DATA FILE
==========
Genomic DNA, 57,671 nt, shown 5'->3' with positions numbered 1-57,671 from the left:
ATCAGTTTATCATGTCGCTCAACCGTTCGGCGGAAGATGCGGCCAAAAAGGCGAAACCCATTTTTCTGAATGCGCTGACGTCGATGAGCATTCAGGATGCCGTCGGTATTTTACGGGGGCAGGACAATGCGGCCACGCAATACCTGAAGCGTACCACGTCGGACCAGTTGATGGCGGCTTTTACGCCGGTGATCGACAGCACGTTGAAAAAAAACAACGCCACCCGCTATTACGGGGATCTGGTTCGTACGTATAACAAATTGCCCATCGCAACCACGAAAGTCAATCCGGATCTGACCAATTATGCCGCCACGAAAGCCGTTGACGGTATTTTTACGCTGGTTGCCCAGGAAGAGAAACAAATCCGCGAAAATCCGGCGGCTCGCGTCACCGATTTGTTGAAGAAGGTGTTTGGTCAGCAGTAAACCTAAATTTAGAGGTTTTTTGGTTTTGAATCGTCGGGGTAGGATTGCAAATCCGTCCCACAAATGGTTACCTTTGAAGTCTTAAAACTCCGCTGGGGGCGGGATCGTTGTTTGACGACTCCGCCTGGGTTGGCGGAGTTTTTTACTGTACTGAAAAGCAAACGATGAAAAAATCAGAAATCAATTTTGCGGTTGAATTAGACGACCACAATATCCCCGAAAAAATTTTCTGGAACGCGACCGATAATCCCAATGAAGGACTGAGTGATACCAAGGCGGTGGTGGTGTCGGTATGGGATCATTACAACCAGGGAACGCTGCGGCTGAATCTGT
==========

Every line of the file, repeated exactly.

Genomic DNA, 57,671 nt, shown 5'->3' with positions numbered 1-57,671 from the left:
ATCAGTTTATCATGTCGCTCAACCGTTCGGCGGAAGATGCGGCCAAAAAGGCGAAACCCATTTTTCTGAATGCGCTGACGTCGATGAGCATTCAGGATGCCGTCGGTATTTTACGGGGGCAGGACAATGCGGCCACGCAATACCTGAAGCGTACCACGTCGGACCAGTTGATGGCGGCTTTTACGCCGGTGATCGACAGCACGTTGAAAAAAAACAACGCCACCCGCTATTACGGGGATCTGGTTCGTACGTATAACAAATTGCCCATCGCAACCACGAAAGTCAATCCGGATCTGACCAATTATGCCGCCACGAAAGCCGTTGACGGTATTTTTACGCTGGTTGCCCAGGAAGAGAAACAAATCCGCGAAAATCCGGCGGCTCGCGTCACCGATTTGTTGAAGAAGGTGTTTGGTCAGCAGTAAACCTAAATTTAGAGGTTTTTTGGTTTTGAATCGTCGGGGTAGGATTGCAAATCCGTCCCACAAATGGTTACCTTTGAAGTCTTAAAACTCCGCTGGGGGCGGGATCGTTGTTTGACGACTCCGCCTGGGTTGGCGGAGTTTTTTACTGTACTGAAAAGCAAACGATGAAAAAATCAGAAATCAATTTTGCGGTTGAATTAGACGACCACAATATCCCCGAAAAAATTTTCTGGAACGCGACCGATAATCCCAATGAAGGACTGAGTGATACCAAGGCGGTGGTGGTGTCGGTATGGGATCATTACAACCAGGGAACGCTGCGGCTGAATCTGT